TASH, a nonprofit advocate for inclusion and the human rights of people with significant disabilities, applauds the reintroduction of The Keeping All Students Safe Act by Rep. George Miller (D-Calif.) and calls upon members of Congress to act swiftly to pass legislation that protects students from abusive practices in schools.
Restraint, seclusion and other aversive interventions are used in schools across the U.S. to modify the behavior or otherwise control students, frequently those with disabilities. Data released from the Department of Education show students with disabilities and students of color are at greater risk of these practices than their white peers without disabilities.
These practices cause unnecessary trauma, injury and death. If passed, The Keeping All Students Safe Act would provide a federal baseline of protections for students by limiting restraint and seclusion use in schools only to emergencies, consistent with existing federal protections in mental health, aging, and other human services. TASH supports positive, evidence-based alternatives to restraint and seclusion, including the use of positive behavioral interventions and supports and other de-escalation techniques.
“This legislation upholds the right of every student to be free from harm in school, and we thank Representative Miller for his continued leadership on the prevention of restraint and seclusion,” said Barb Trader, Executive Director of TASH. “We ask now for the rest of Congress to own up to its responsibility to protect our children by ensuring full passage of this legislation.”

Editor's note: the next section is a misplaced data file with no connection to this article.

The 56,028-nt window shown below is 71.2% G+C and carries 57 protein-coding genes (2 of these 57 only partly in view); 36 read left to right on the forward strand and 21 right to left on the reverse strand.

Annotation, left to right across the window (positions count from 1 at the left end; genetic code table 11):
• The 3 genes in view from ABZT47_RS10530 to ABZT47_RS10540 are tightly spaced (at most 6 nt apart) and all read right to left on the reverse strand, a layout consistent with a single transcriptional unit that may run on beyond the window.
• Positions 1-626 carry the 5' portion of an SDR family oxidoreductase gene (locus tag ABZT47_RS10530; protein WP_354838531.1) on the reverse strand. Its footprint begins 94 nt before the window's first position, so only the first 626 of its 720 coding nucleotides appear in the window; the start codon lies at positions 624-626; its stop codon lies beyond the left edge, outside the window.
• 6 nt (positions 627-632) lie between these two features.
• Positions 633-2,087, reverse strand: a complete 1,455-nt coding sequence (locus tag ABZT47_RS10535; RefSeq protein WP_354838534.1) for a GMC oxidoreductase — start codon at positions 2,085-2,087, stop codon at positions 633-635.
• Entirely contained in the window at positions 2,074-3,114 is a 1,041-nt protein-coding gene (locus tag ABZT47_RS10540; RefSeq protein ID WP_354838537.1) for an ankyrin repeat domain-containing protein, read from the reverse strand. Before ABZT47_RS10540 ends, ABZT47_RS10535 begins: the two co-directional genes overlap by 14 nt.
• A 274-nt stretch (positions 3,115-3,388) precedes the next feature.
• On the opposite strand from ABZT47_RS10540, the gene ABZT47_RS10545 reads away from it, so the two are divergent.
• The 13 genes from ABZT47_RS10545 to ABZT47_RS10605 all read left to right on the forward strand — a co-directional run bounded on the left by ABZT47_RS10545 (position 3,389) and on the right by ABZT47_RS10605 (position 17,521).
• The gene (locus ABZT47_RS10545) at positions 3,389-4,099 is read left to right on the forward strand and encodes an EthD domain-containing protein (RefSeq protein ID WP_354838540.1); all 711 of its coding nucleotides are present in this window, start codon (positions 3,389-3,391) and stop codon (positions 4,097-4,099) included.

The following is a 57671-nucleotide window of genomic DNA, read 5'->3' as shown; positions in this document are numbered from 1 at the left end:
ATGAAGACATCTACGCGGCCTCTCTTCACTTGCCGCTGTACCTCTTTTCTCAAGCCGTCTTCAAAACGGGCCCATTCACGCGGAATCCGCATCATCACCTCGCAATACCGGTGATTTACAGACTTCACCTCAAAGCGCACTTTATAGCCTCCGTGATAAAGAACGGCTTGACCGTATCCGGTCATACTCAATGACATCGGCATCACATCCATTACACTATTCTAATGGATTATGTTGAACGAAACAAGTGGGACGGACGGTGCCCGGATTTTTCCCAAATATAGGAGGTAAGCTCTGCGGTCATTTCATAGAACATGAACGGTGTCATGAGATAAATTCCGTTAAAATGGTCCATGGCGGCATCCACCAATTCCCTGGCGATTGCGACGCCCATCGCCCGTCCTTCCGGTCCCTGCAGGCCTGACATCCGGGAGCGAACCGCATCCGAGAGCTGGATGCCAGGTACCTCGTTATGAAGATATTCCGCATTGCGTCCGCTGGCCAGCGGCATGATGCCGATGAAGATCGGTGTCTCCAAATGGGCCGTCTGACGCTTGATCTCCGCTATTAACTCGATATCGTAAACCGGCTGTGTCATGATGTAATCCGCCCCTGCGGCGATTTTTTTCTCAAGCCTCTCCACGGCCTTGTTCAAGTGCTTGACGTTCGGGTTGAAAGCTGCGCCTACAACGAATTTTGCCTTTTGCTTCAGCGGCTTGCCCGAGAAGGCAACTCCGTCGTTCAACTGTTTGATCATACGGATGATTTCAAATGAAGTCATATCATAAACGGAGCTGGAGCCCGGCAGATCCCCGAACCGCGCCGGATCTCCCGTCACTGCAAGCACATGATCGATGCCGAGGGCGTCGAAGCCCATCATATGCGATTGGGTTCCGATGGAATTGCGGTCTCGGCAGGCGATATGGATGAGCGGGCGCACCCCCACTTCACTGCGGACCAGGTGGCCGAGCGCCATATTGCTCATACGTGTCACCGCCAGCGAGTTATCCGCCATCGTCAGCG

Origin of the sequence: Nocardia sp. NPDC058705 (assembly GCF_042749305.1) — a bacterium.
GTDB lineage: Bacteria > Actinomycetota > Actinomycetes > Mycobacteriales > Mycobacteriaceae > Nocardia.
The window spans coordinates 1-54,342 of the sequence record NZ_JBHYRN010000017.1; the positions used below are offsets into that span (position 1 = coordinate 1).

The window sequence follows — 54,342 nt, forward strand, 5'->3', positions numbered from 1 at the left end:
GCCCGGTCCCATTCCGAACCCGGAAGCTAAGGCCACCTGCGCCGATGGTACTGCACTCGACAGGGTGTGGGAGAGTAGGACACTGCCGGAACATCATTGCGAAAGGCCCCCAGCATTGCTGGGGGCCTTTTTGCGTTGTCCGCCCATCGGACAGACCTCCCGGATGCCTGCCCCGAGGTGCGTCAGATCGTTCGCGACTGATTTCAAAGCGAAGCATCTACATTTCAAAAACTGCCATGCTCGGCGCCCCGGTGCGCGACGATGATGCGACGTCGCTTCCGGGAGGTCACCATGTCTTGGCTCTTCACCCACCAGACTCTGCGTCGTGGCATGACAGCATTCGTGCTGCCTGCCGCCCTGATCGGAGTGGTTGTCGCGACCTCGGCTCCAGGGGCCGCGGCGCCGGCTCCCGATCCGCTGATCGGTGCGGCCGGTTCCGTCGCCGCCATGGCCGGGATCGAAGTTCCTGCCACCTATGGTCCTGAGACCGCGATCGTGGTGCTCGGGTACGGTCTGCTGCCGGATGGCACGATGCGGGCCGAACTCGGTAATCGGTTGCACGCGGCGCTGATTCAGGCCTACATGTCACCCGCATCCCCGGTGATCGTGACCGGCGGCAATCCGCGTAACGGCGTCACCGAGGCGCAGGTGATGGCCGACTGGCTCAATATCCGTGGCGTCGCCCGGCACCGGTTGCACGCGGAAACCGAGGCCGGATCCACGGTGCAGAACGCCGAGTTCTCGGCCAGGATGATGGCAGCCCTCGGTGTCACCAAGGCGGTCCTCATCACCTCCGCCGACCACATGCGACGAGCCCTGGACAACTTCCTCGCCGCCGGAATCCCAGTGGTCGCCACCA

Advocates have long sought federal protections for students, stemming from a 2009 Government Accountability Office report that found abusive practices were occurring in schools throughout the U.S. The GAO report asserted no federal laws exist to restrict the use of restraint and seclusion in schools, and state laws – where they exist – can vary widely.
Reps. Miller and McMorris-Rodgers (R-Wash.) first introduced a restraint and seclusion prevention bill in 2010, which was passed in the House of Representatives with bipartisan support. The Senate counterpart failed to gain traction, and subsequent attempts to move legislation have fallen short. Each passing day without federal protections against these practices puts students across the U.S. at risk of being seriously traumatized, injured or killed. It is a moral imperative that Congress act now to keep our students safe in school.
Additional information about TASH, resources on the prevention of restraint and seclusion, and ways to become involved in advocacy to promote positive school environments can be found at www.tash.org.